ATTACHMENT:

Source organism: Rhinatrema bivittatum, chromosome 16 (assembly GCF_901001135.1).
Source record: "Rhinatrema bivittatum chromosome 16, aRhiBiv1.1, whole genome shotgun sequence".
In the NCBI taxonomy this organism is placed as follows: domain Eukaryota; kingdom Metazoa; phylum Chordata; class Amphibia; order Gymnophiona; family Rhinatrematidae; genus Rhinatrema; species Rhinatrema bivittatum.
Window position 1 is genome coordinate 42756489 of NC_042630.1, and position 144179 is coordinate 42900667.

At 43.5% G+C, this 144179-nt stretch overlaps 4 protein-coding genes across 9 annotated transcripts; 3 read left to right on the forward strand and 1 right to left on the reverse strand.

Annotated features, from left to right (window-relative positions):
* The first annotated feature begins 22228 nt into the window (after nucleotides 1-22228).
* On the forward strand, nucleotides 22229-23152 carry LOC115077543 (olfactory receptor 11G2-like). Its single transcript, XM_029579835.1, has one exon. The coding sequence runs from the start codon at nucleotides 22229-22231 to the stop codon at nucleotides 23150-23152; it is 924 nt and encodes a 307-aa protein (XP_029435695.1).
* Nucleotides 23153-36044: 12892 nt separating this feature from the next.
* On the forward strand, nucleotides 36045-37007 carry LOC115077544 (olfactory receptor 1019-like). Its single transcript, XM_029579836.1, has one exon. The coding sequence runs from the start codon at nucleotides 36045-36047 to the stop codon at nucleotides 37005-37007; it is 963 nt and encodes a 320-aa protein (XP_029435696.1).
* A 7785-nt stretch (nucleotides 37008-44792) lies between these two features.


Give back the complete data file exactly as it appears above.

Source organism: Rhinatrema bivittatum, chromosome 16 (assembly GCF_901001135.1).
Source record: "Rhinatrema bivittatum chromosome 16, aRhiBiv1.1, whole genome shotgun sequence".
In the NCBI taxonomy this organism is placed as follows: domain Eukaryota; kingdom Metazoa; phylum Chordata; class Amphibia; order Gymnophiona; family Rhinatrematidae; genus Rhinatrema; species Rhinatrema bivittatum.
Window position 1 is genome coordinate 42756489 of NC_042630.1, and position 144179 is coordinate 42900667.

At 43.5% G+C, this 144179-nt stretch overlaps 4 protein-coding genes across 9 annotated transcripts; 3 read left to right on the forward strand and 1 right to left on the reverse strand.

Annotated features, from left to right (window-relative positions):
* The first annotated feature begins 22228 nt into the window (after nucleotides 1-22228).
* On the forward strand, nucleotides 22229-23152 carry LOC115077543 (olfactory receptor 11G2-like). Its single transcript, XM_029579835.1, has one exon. The coding sequence runs from the start codon at nucleotides 22229-22231 to the stop codon at nucleotides 23150-23152; it is 924 nt and encodes a 307-aa protein (XP_029435695.1).
* Nucleotides 23153-36044: 12892 nt separating this feature from the next.
* On the forward strand, nucleotides 36045-37007 carry LOC115077544 (olfactory receptor 1019-like). Its single transcript, XM_029579836.1, has one exon. The coding sequence runs from the start codon at nucleotides 36045-36047 to the stop codon at nucleotides 37005-37007; it is 963 nt and encodes a 320-aa protein (XP_029435696.1).
* A 7785-nt stretch (nucleotides 37008-44792) lies between these two features.